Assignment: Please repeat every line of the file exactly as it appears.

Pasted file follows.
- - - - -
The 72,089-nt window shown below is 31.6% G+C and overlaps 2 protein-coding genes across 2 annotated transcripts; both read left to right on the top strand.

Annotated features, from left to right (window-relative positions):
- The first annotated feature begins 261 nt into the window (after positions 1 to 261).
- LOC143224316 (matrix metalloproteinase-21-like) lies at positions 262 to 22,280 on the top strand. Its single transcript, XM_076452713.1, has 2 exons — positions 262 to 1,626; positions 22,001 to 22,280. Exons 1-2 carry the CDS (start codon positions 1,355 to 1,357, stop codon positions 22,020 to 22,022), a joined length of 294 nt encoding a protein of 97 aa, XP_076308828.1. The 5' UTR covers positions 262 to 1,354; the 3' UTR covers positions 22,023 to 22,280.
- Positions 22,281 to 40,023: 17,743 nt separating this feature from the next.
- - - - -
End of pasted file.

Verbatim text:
The 72,089-nt window shown below is 31.6% G+C and overlaps 2 protein-coding genes across 2 annotated transcripts; both read left to right on the top strand.

Annotated features, from left to right (window-relative positions):
- The first annotated feature begins 261 nt into the window (after positions 1 to 261).
- LOC143224316 (matrix metalloproteinase-21-like) lies at positions 262 to 22,280 on the top strand. Its single transcript, XM_076452713.1, has 2 exons — positions 262 to 1,626; positions 22,001 to 22,280. Exons 1-2 carry the CDS (start codon positions 1,355 to 1,357, stop codon positions 22,020 to 22,022), a joined length of 294 nt encoding a protein of 97 aa, XP_076308828.1. The 5' UTR covers positions 262 to 1,354; the 3' UTR covers positions 22,023 to 22,280.
- Positions 22,281 to 40,023: 17,743 nt separating this feature from the next.